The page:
The forest sector has great potential for contributing to inclusive green growth, as it is labor intensive, provides significant export opportunities, and, if managed sustainably, can help to mitigate climate change. Promoting harvested wood products (HWP) (such as wood for construction or furniture, or biomass for energy) is an important strategy for maximizing the economic, social, and environmental potential of the forest sector. When trees are harvested and turned into HWP, the woody biomass of the HWP continues to store carbon until the product is burned or decomposes.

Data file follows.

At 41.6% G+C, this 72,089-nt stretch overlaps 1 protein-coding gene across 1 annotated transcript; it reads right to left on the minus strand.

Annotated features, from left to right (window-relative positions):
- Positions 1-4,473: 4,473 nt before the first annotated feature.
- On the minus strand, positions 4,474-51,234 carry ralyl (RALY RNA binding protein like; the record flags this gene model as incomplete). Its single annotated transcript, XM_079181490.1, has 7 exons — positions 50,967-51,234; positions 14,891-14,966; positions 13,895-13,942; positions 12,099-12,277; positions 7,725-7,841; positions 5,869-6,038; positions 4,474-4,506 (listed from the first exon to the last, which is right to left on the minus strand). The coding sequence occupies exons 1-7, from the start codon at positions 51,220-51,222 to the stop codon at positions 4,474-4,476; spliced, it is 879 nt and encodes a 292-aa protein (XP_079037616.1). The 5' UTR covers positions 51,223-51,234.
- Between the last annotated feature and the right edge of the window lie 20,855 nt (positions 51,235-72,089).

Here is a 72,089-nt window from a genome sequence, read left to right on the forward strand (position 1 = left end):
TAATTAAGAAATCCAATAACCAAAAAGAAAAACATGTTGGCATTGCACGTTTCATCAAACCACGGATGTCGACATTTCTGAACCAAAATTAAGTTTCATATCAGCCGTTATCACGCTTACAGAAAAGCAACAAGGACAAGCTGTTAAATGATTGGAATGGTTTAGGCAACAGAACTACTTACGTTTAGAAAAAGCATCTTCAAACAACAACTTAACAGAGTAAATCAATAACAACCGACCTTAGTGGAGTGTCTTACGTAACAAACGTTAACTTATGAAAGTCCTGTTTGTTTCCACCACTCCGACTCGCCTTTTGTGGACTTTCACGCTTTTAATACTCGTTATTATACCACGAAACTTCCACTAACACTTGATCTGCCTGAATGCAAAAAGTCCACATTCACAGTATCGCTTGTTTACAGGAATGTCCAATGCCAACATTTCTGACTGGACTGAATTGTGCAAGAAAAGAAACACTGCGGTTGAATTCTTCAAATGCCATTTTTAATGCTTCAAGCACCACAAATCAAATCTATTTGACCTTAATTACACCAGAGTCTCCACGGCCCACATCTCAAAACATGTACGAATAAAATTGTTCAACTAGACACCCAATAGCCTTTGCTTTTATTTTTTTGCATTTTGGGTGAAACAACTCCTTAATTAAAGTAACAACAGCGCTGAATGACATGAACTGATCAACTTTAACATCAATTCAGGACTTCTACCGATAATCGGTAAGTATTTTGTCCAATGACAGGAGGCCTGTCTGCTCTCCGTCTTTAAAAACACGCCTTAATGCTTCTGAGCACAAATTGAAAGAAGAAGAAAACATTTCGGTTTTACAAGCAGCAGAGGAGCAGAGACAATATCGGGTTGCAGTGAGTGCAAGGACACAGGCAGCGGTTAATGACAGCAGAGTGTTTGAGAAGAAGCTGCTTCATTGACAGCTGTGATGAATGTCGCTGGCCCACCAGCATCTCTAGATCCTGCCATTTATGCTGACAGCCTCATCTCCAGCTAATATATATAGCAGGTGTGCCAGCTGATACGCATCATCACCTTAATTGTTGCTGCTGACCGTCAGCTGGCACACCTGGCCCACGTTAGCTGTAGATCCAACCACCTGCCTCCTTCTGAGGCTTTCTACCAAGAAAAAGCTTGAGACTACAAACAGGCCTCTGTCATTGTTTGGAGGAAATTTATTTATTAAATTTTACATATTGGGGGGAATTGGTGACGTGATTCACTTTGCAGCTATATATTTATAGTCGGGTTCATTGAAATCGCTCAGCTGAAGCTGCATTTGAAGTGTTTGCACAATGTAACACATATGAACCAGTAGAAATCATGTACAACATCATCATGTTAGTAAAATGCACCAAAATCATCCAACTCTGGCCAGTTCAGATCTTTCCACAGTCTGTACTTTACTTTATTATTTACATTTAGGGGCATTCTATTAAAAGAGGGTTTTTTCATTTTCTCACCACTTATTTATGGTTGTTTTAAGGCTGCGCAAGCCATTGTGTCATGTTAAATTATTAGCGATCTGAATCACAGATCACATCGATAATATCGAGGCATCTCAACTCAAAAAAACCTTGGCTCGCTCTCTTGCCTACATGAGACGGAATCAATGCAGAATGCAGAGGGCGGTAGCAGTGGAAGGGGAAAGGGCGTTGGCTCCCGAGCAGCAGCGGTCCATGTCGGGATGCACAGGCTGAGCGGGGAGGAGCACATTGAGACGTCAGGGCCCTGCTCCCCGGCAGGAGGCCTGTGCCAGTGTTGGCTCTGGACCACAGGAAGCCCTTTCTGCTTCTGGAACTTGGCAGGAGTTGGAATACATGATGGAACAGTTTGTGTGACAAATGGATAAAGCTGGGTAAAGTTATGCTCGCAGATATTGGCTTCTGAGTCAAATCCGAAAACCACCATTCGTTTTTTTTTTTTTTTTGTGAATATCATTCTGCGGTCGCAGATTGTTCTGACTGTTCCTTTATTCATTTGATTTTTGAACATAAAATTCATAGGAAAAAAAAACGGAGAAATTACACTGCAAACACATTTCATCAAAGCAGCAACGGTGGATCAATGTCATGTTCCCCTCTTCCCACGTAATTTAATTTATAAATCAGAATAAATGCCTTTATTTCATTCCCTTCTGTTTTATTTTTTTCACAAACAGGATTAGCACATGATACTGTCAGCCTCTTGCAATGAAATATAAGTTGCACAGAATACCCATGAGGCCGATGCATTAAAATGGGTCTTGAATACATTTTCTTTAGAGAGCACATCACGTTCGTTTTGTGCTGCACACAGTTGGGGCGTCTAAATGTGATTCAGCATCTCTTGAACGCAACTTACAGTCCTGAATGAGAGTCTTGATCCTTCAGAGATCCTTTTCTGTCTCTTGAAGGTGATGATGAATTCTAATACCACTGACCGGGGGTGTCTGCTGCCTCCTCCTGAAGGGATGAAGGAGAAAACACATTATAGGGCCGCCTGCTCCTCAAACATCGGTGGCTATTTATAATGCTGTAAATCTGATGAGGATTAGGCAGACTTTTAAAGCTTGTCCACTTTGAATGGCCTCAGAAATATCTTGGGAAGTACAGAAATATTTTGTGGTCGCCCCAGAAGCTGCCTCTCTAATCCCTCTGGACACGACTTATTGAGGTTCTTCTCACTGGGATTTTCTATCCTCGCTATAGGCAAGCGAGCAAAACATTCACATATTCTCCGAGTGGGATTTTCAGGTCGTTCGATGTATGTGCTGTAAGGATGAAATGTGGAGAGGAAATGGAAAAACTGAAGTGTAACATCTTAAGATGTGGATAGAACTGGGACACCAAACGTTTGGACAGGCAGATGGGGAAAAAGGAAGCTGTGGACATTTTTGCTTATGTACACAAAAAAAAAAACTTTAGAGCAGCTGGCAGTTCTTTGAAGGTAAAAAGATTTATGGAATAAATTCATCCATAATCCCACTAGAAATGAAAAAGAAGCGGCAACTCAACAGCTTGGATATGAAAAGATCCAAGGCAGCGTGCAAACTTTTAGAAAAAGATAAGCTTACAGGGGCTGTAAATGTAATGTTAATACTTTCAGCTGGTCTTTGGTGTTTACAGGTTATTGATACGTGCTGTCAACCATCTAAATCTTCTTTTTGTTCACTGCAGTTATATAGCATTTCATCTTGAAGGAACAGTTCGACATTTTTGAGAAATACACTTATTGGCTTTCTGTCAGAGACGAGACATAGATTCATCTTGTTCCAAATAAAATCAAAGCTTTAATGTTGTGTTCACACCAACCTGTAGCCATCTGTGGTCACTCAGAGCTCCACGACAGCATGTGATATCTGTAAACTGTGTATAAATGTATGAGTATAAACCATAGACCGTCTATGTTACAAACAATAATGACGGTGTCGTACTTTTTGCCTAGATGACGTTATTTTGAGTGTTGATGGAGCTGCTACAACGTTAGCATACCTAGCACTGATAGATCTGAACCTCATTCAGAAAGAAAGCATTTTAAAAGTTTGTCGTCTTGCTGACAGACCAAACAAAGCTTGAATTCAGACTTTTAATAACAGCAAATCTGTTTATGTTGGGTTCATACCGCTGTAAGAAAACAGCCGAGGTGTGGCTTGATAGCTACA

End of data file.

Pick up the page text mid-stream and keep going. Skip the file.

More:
Depending on the use of the HWP, carbon storage can range from immediate release (fuelwood) to release centuries later (construction) (figure 1). By delaying the release of carbon back into the atmosphere, HWP can help to mitigate climate change. In addition to the direct mitigation effects of carbon stored or conserved in forests, HWP can reduce carbon emissions by acting as a substitute for fossil fuel–intensive materials, such as concrete or metal for construction. Material substitution effects have high potential for mitigation. For example, producing a concrete-based wall emits 15 times more carbon dioxide than producing a wood-based wall (Albrecht 2008).2 As fuelwood, HWP are also used for energy; however, this analysis does not estimate the mitigation potential of wood-based energy. In the context of climate finance, promotion of HWP has the benefit of attracting private sector investment and leveraging any public resources spent. Moreover, strengthening the forest sector and promoting the production of wood-based products would allow national governments to achieve other economic and social objectives, such as rural employment.